A King Brothers Tale, by Rich Paschall

It was a beautiful late summer day in the mountain resort town.  It was a high sky, whatever that means, deep blue with no clouds to be seen.  It was warm and the breeze was light.  The town was not crowded with tourists in this off-season, although many wealthy people had just arrived.  A few pesky reporters were buzzing around as well.

A so-called secret meeting of the Brothers of Freedom had been called.  The group’s members were composed of a series of conservative “Political Action Committees.”  The annual meeting was chaired by the King Brothers and their committee played host.  The topic was their common political interests in the presidential election year, but presidential politics would play only a small role in the meetings ahead.

While most of the billionaires had slipped quietly into town, including the King Brothers, a few were followed by reporters who smelled a story in the making.  This intrusion of the press was a great annoyance to the Derrick and Chauncey King, and they planned to keep the press away from their important meetings.

The ride to the resort

The ride to the resort

The Kings not only reserved an entire exclusive resort for their meetings, they actually bought the place. This assured they could control every aspect of the three-day conference and social events.  The men were a bit dismayed to find that their meetings in the capital went unnoticed, but now many miles away the press was at hand.  They blamed this on a few careless members.

When the meetings opened the first day, the Kings acknowledged a failure to deliver in the presidential race.  Chauncey looked his most disappointed as Derrick addressed a large gathering of the top one per cent of the country.  “While we were all prepared for continued success after our brilliant victories in the off-year election, we were saddened by the poor performance of the team in the presidential primaries.  This has forced us to dismiss key members of the team and refocus our efforts elsewhere.”  In other words, campaign strategist and architect of the off-year victories, Cal Rhodes, was “thrown under the bus” along with other staffers.  The Kings do not tolerate failure.

Following the opening address, there were “break-out sessions” for the members to attend.  The topics involved a variety of issues important to the billionaires at hand, banking regulations, oil exploration, foreign trade, pharmaceutical regulations, insurance laws.  Yes, the main reason of the gathering was to decide what candidates to support.  It was also important to see which of their issues a candidate would support in return.  This was the essence of the “quid pro quo” of political support.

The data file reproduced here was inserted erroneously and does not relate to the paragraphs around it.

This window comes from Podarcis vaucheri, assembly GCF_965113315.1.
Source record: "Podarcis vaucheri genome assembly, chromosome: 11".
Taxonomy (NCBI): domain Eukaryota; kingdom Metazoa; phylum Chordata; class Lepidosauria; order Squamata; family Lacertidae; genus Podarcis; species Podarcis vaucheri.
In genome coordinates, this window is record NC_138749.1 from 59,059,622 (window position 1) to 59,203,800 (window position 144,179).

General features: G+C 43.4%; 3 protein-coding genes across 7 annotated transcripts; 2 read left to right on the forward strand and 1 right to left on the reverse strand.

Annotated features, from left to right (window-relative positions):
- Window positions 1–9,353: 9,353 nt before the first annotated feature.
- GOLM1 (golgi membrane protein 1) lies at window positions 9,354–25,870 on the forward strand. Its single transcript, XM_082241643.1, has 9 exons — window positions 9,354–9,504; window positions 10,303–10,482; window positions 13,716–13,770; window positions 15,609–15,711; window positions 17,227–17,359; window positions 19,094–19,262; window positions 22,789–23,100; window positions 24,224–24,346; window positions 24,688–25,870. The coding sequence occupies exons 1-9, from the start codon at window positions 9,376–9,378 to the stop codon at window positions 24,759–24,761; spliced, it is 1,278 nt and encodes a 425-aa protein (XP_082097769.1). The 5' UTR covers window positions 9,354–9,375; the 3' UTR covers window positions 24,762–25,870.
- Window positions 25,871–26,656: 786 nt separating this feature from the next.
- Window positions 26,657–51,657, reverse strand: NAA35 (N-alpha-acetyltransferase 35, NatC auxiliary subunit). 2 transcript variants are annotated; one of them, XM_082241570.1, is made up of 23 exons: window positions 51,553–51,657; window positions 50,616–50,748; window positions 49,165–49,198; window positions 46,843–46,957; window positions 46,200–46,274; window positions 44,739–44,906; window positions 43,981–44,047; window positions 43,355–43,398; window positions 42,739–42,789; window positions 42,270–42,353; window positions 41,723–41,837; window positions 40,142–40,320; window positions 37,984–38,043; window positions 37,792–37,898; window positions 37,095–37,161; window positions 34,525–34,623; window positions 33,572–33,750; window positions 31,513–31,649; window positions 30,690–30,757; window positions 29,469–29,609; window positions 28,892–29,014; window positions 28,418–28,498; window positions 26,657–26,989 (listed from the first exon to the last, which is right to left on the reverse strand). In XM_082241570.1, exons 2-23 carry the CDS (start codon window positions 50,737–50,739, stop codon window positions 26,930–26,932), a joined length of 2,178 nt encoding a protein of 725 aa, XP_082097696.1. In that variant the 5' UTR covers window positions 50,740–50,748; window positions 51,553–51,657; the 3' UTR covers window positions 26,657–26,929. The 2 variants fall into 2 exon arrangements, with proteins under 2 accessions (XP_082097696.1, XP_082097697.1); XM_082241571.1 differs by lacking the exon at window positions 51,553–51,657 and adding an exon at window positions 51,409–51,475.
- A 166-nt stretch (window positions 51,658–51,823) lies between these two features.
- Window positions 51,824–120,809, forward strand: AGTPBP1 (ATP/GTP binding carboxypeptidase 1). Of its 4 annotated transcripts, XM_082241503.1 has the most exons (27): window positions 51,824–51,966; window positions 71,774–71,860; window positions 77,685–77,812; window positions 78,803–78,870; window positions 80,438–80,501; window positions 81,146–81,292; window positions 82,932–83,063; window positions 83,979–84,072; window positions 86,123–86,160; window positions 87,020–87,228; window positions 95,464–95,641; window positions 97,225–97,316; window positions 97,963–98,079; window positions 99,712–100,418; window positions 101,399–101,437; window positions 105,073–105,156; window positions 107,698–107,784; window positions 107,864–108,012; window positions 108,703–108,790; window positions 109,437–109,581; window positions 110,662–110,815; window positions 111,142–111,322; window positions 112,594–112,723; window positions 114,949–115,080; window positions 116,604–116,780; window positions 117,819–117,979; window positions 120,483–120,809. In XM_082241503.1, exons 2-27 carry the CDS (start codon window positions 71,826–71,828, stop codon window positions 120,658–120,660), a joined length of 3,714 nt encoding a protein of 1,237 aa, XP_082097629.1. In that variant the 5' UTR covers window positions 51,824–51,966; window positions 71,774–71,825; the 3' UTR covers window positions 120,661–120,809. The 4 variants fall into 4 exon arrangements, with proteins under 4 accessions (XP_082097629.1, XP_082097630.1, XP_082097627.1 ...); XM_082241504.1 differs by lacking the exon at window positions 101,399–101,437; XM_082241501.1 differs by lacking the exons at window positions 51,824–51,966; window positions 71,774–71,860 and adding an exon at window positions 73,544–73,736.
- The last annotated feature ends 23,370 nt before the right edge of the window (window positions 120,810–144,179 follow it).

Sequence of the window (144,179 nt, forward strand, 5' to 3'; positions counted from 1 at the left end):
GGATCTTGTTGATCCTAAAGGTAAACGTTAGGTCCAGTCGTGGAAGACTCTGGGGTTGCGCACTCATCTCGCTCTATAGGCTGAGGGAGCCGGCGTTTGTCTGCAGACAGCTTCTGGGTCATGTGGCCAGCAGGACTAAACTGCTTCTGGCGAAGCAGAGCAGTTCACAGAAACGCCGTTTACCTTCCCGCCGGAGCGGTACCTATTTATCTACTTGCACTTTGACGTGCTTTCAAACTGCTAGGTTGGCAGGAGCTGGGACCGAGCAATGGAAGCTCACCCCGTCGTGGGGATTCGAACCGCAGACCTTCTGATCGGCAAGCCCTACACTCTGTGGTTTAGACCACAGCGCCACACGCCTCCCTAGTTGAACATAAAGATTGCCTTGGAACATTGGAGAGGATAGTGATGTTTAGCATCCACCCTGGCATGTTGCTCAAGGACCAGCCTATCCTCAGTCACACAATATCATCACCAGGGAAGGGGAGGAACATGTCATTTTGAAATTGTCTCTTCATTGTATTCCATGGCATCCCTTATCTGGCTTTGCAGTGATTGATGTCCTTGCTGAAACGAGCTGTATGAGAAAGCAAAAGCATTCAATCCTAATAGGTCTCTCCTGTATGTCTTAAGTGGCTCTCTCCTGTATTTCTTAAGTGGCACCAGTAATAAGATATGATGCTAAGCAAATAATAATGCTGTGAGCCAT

Each day of the event brought important discussion on the candidates, and each evening brought lavish dinners.  Since the participants each paid a hefty fee to attend, they of course expected the finest food and wine in return.  On the final night of the conference, Chauncey had the entire group served the ridiculously expense Pierre Jouet wine from France.  Most found it quite delightful.  A few found it distasteful and ordered beer instead.  Those people were looked down upon by the Kings who would make a point not to invite them to future social events.

The conference seemed to end on a high note.  While they would not spend any of the hundred of millions at the disposal of the various groups on a presidential candidate, they did have a plan for the election year.  They all seemed satisfied they were taking the only possible course of action.

The King Brothers stayed for one day past the conference conclusion, as did some of their most important allies.  The brothers marveled at the fresh and invigorating air of the outdoors and reveled in the mountain scenery.  This caused Derrick to remark on the final day, “I do not see what all those climate people are whining about.  Who could ask for a better environment than this?”  It did indeed seem like the air and the countryside were pristine, at least to these guys.

The perfect environment for planning

The perfect environment for planning

On the evening of the last day, as Derrick stared at the mountains from their balcony, Chauncey pointed out with a bit of a giddy tone, “There are still a few bottles of Pierre Jouet we should drink with our operatives.”  At that, the boys went to a downstairs meeting room where a handful of men were waiting.

The leader of the group had conducted many successful campaigns simultaneously for the opposing party, but had switched sides to work for the Kings.  As Chauncey succinctly put it, “Everyone has a price.”

“The plan is simple”, Chauncey began.  “Forget about the renegade who’s running for president. Focus on congressional races.  We’ve got to win as many races as possible. We have to strengthen our hold on Congress.  It’s critical we have enough votes in both houses to stop POTUS, no matter who wins.”  They all nodded agreement.  The meeting lasted well into the night. Which races were up for grabs. Which were a certainty. They examined the polls to see who could be pulled forward. Who should be brought down.